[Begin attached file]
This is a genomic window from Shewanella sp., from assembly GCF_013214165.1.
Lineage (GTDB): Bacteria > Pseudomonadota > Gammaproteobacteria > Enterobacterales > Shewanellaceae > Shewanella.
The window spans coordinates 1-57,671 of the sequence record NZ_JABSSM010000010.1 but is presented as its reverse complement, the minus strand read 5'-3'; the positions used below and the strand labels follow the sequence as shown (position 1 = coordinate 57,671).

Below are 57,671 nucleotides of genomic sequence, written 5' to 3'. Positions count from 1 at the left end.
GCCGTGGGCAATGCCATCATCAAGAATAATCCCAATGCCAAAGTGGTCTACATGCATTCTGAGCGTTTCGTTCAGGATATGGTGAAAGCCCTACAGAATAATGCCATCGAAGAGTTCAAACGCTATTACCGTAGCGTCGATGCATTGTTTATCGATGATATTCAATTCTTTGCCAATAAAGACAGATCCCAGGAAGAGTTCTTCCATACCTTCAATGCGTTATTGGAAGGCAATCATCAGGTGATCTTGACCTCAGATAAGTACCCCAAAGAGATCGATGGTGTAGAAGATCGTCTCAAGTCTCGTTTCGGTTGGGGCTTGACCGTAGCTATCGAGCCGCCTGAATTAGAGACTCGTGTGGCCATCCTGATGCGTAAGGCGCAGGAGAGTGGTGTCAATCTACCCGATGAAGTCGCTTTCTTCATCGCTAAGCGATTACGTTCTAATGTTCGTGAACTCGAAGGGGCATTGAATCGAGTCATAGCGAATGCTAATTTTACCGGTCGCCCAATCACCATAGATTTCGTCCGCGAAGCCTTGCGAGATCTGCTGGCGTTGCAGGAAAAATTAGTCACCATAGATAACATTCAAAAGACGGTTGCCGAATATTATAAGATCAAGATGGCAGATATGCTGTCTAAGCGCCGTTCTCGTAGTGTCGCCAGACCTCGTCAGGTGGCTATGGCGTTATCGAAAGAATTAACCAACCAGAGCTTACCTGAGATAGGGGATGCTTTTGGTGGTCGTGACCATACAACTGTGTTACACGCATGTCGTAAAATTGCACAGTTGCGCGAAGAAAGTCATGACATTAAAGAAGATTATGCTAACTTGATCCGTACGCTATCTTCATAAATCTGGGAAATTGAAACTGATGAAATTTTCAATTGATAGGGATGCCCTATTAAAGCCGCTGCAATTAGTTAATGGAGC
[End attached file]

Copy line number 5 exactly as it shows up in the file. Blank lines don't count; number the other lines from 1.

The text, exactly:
GCCGTGGGCAATGCCATCATCAAGAATAATCCCAATGCCAAAGTGGTCTACATGCATTCTGAGCGTTTCGTTCAGGATATGGTGAAAGCCCTACAGAATAATGCCATCGAAGAGTTCAAACGCTATTACCGTAGCGTCGATGCATTGTTTATCGATGATATTCAATTCTTTGCCAATAAAGACAGATCCCAGGAAGAGTTCTTCCATACCTTCAATGCGTTATTGGAAGGCAATCATCAGGTGATCTTGACCTCAGATAAGTACCCCAAAGAGATCGATGGTGTAGAAGATCGTCTCAAGTCTCGTTTCGGTTGGGGCTTGACCGTAGCTATCGAGCCGCCTGAATTAGAGACTCGTGTGGCCATCCTGATGCGTAAGGCGCAGGAGAGTGGTGTCAATCTACCCGATGAAGTCGCTTTCTTCATCGCTAAGCGATTACGTTCTAATGTTCGTGAACTCGAAGGGGCATTGAATCGAGTCATAGCGAATGCTAATTTTACCGGTCGCCCAATCACCATAGATTTCGTCCGCGAAGCCTTGCGAGATCTGCTGGCGTTGCAGGAAAAATTAGTCACCATAGATAACATTCAAAAGACGGTTGCCGAATATTATAAGATCAAGATGGCAGATATGCTGTCTAAGCGCCGTTCTCGTAGTGTCGCCAGACCTCGTCAGGTGGCTATGGCGTTATCGAAAGAATTAACCAACCAGAGCTTACCTGAGATAGGGGATGCTTTTGGTGGTCGTGACCATACAACTGTGTTACACGCATGTCGTAAAATTGCACAGTTGCGCGAAGAAAGTCATGACATTAAAGAAGATTATGCTAACTTGATCCGTACGCTATCTTCATAAATCTGGGAAATTGAAACTGATGAAATTTTCAATTGATAGGGATGCCCTATTAAAGCCGCTGCAATTAGTTAATGGAGC